In states like Arizona, Iowa and North Carolina, challengers Mark Kelly, Theresa Greenfield and Cal Cunningham are staying tightly focused on the health care message House Democrats used in 2018: expanding Medicaid, protecting Obamacare and slamming Republican repeal efforts. Incumbents like Sens. Jeanne Shaheen (D-N.H.), Doug Jones (D-Ala.) and Gary Peters (D-Mich.) are aligned similarly, backing proposals like a public health insurance option but declining to embrace a single national insurance plan.

It is a striking split between the Democrats making general election plans in key battleground states and presidential hopefuls like Sens. Bernie Sanders and Elizabeth Warren, who are confronting a national Democratic primary. And it could make for an awkward general election if either Warren or Sanders becomes the Democratic presidential nominee campaigning on Medicare for All, while the party’s likeliest swing-state Senate nominees run on more moderate health care platforms. ...

Republican strategists are already working relentlessly to tie vulnerable Democratic incumbents to Medicare for All, whether or not they back the proposal. But activist groups fighting for single-payer health care argue the sweeping policy will energize the Democratic base, and that candidates who are too cautious and calculating won’t give voters a reason to turn out in 2020.

“These policies that sell themselves as safe and incremental do not move people,” said Kelly Coogan-Gehr, the assistant director of public and community advocacy for National Nurses United, the top labor union fighting for Medicare for All. “The grassroots is not moved by safety. We are talking to hundreds of people every day and they are not moved by expanding the ACA or a public option. They want something much more comprehensive and they’re willing to fight for it.”

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Re: Issues 2020: Medicare for All/Public Option

#64

Post by p0rtia » Mon Aug 26, 2019 8:51 am

Addie wrote:
Tue Aug 13, 2019 12:37 pm
Open Secrets: Healthcare giants attack 2020 Democrats’ healthcare plans with Iowa ad blitz
So, an important endorsement, then.
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Re: Issues 2020: Medicare for All/Public Option

#65

Post by Addie » Wed Aug 28, 2019 1:04 pm

Politico
Poll: Dems more likely to support candidate who backs Medicare for All over fixing Obamacare

As the Democratic presidential field continues to grapple with plans to address health care, a significant majority of Democratic voters are more likely to back a 2020 primary candidate who supports “Medicare for All” than building on the Affordable Care Act, a new poll found.

According the POLITICO/Morning Consult poll out Wednesday, 65 percent of Democratic primary voters would be more likely to support a candidate who wants to institute a single-payer health care system like Medicare for All; 13 percent said they’d be less likely to back a candidate based on that support.

While the Democratic base has essentially demanded that its White House hopefuls offer up a plan for universal health care, the party has devolved into infighting over the nuances of such plans, centering almost entirely on the role of private insurers in the health care market.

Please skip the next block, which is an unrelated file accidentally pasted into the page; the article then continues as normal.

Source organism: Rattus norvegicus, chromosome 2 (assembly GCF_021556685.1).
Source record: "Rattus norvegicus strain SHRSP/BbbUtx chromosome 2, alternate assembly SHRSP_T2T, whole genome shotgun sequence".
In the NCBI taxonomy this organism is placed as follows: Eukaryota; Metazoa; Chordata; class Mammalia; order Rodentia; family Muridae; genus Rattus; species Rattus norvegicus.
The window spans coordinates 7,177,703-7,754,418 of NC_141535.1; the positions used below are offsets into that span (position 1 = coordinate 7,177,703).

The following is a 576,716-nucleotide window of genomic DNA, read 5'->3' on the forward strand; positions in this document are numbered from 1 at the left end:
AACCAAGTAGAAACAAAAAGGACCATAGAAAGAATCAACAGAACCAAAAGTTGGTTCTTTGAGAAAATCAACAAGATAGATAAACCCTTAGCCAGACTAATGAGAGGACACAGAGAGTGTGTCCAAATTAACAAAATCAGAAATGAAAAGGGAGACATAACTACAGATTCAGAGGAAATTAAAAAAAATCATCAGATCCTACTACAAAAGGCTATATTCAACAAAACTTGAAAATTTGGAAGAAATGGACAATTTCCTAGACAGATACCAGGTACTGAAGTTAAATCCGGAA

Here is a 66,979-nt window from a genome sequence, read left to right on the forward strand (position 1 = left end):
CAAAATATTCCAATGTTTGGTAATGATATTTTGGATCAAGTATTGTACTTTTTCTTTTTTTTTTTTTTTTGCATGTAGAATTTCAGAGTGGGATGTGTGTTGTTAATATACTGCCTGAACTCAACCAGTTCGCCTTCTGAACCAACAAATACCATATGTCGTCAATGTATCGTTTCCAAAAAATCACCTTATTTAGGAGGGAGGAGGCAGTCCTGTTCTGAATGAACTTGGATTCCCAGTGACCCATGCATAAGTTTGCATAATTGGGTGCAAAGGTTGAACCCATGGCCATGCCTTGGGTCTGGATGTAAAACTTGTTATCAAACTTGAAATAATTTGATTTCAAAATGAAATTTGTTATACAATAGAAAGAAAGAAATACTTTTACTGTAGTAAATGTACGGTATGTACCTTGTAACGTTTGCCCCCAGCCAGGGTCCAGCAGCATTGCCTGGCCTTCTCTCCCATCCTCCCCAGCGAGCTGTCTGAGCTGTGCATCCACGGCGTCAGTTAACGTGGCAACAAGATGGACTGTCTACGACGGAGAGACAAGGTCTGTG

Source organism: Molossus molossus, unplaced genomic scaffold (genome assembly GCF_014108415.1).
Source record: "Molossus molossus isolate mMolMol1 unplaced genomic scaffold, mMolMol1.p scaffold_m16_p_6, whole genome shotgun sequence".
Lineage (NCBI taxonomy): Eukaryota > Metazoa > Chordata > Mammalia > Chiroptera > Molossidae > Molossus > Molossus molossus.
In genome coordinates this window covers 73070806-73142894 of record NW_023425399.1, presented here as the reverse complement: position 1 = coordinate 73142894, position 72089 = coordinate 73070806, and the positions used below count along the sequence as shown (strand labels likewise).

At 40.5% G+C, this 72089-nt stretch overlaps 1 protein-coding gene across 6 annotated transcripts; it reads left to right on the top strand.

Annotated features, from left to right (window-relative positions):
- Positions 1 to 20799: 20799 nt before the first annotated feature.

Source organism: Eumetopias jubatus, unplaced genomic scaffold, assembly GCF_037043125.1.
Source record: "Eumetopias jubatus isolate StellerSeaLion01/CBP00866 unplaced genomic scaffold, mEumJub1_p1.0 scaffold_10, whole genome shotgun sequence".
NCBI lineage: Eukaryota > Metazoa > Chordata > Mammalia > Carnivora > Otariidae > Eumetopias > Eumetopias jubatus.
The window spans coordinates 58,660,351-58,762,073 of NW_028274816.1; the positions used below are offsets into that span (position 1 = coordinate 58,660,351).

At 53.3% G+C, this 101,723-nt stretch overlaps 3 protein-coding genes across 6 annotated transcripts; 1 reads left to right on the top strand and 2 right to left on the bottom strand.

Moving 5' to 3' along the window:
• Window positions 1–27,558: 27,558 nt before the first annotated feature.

“Democrats are increasingly more inclined to back a 2020 candidate who supports Medicare for All versus revamping Obamacare,” said Tyler Sinclair, Morning Consult’s vice president. “In January, 57 percent of Democrats said they would be more likely to vote for a candidate who backs a Medicare for All health system over expanding the Affordable Care Act. That number has now risen to 65 percent.” ...

Biden’s front-runner status thus far has come close to being threatened by only Sens. Bernie Sanders and Elizabeth Warren, two of the most vocal proponents of Medicare for All, while some of the idea’s most vocal detractors have failed to gain traction in the race or have already dropped out.

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Re: Issues 2020: Medicare for All/Public Option

#66

Post by Addie » Fri Aug 30, 2019 2:46 pm

CNN
The fight over 'Medicare for All' is only beginning

(CNN)Less than two months after the 2017 Republican push to kill Obamacare perished overnight on the Senate floor, more than a third of the Democratic caucus gathered in a much smaller room on Capitol Hill to take turns making the case for Sen. Bernie Sanders' new "Medicare for All" bill.

The Vermont independent had boosted single-payer health care plans before, but it had been a lonely enterprise. A previous iteration attracted no co-sponsors. This time, though, he was ringed by colleagues -- among them, four of his future Democratic presidential rivals: Sens. Elizabeth Warren of Massachusetts, Kamala Harris of California, Kirsten Gillibrand of New York and Cory Booker of New Jersey.

The failed GOP coup united Democrats, for a least few heady weeks that summer, across ideological lines. Come 2018, House Republicans would pay dearly for their efforts, as Democrats campaigning on promises to protect and grow government-backed health care swept into the majority.

Their success in the midterm elections ratcheted up a simmering debate within the party over the path forward, with Democratic lawmakers from both chambers churning out piles of often-overlapping new plans. But it is Medicare for All, the most radical of the lot, that continues to roil the party as the 2020 presidential primary enters its stretch run to Iowa.

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Re: Issues 2020: Medicare for All/Public Option

#67

Post by Addie » Sun Sep 15, 2019 6:41 am

ABC News
Number of uninsured Americans jumps by nearly 2 million: Census Bureau

The number of Americans without health insurance jumped by nearly 2 million in the year after President Donald Trump took office -- the first time in a decade that there has been a year-to-year increase, according to federal data released Tuesday.

The data, based on a U.S. Census Bureau survey, swiftly reignited attacks by Democrats on Trump's handling of health care. The president campaigned on repealing President Barack Obama's health care law and has argued in federal court in favor of dismantling it.